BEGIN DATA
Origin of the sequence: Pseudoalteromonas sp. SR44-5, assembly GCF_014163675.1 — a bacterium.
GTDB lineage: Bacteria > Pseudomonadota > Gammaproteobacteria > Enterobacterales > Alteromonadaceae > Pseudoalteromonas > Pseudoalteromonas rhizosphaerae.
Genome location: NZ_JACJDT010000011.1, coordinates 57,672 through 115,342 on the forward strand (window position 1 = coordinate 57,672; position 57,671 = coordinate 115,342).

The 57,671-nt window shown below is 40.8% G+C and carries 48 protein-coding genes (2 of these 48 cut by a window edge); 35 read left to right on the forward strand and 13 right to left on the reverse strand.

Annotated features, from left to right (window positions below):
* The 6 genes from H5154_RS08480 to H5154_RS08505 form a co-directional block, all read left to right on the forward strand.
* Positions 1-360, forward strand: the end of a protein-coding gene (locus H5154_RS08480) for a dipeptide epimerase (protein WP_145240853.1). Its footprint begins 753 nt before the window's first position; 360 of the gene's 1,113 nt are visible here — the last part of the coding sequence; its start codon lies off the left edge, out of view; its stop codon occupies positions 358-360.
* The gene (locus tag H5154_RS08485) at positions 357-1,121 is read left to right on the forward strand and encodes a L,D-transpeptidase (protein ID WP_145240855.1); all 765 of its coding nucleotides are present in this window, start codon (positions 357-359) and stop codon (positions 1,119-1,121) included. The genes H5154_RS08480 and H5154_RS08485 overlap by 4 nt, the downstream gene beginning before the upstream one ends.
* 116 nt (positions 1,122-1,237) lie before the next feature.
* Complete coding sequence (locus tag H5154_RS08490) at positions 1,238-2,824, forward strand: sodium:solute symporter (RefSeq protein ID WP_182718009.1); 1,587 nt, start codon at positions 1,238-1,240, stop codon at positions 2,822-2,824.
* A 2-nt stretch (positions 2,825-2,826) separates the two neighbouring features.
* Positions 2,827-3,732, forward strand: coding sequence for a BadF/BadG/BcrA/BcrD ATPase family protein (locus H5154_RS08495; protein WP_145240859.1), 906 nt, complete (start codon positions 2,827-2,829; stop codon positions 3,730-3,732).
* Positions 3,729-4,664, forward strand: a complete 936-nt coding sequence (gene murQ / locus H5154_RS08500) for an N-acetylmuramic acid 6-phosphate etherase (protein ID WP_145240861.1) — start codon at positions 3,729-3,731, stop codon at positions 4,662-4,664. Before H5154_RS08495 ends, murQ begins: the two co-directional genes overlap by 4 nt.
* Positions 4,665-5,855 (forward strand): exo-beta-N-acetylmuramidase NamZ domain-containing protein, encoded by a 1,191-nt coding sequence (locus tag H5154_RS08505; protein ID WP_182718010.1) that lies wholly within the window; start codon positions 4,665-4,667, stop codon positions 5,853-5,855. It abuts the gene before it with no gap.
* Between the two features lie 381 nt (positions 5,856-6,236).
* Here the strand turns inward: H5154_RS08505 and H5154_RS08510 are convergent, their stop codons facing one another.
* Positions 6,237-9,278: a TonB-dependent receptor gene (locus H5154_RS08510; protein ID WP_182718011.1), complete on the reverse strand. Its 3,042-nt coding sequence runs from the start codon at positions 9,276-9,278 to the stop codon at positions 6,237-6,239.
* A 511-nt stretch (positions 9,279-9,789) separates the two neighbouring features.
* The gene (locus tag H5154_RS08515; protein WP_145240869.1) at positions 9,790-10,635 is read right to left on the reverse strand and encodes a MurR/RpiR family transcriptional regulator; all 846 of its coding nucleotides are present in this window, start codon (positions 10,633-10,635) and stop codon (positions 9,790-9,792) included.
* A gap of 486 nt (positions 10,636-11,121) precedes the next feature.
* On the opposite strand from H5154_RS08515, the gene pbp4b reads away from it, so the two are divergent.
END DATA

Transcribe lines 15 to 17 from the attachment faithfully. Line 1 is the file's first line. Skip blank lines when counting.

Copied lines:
* Between the two features lie 381 nt (positions 5,856-6,236).
* Here the strand turns inward: H5154_RS08505 and H5154_RS08510 are convergent, their stop codons facing one another.
* Positions 6,237-9,278: a TonB-dependent receptor gene (locus H5154_RS08510; protein ID WP_182718011.1), complete on the reverse strand. Its 3,042-nt coding sequence runs from the start codon at positions 9,276-9,278 to the stop codon at positions 6,237-6,239.